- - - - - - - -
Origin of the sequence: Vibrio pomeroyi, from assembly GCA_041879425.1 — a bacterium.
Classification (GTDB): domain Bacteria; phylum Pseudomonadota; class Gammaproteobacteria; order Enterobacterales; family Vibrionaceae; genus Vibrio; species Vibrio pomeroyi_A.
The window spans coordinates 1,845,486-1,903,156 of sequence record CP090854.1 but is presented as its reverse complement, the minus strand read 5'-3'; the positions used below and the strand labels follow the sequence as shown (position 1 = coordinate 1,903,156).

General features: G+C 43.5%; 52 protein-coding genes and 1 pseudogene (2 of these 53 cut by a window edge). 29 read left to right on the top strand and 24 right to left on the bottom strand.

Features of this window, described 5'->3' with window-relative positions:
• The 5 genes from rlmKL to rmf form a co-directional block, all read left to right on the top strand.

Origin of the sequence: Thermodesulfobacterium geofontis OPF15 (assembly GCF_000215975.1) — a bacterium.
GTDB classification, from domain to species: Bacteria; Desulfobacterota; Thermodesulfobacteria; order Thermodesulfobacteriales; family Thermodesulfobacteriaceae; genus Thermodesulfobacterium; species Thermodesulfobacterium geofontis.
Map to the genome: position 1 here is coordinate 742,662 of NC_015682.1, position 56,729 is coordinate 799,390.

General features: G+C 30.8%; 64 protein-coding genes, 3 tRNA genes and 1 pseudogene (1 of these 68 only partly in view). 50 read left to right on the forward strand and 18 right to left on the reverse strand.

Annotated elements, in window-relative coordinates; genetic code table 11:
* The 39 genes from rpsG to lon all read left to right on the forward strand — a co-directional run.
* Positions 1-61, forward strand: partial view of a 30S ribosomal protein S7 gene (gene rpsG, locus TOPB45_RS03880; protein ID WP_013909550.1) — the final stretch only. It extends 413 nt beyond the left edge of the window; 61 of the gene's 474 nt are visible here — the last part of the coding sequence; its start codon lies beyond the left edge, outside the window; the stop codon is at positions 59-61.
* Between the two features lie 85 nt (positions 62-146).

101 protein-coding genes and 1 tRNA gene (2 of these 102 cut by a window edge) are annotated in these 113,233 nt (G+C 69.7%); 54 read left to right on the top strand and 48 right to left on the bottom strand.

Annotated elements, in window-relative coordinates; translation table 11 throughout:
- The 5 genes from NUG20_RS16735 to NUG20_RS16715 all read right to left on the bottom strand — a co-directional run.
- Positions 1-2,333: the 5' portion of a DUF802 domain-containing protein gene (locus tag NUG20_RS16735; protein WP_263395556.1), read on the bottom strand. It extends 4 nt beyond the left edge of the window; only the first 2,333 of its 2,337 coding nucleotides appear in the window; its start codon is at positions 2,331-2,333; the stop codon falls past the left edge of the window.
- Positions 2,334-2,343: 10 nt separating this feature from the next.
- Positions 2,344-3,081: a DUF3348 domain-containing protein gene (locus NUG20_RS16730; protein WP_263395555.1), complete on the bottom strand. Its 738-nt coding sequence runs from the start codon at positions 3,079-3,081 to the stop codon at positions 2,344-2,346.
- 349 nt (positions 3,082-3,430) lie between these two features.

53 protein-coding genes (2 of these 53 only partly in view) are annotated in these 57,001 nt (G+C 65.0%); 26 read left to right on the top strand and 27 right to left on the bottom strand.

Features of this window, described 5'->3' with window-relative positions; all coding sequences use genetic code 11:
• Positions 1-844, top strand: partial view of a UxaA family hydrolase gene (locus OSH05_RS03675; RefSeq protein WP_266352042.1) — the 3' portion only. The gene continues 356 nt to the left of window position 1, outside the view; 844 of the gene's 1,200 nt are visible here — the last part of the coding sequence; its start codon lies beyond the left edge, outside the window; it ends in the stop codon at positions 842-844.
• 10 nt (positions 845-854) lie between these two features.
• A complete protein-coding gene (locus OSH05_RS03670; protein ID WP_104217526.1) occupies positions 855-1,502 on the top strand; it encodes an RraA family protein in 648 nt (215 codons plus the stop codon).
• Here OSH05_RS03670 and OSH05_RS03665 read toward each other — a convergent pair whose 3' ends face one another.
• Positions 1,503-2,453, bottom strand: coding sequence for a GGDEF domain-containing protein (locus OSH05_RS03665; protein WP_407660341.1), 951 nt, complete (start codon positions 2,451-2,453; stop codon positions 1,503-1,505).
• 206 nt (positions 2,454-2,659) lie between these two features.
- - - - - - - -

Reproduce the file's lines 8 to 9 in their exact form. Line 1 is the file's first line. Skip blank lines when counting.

GTDB classification, from domain to species: Bacteria; Desulfobacterota; Thermodesulfobacteria; order Thermodesulfobacteriales; family Thermodesulfobacteriaceae; genus Thermodesulfobacterium; species Thermodesulfobacterium geofontis.
Map to the genome: position 1 here is coordinate 742,662 of NC_015682.1, position 56,729 is coordinate 799,390.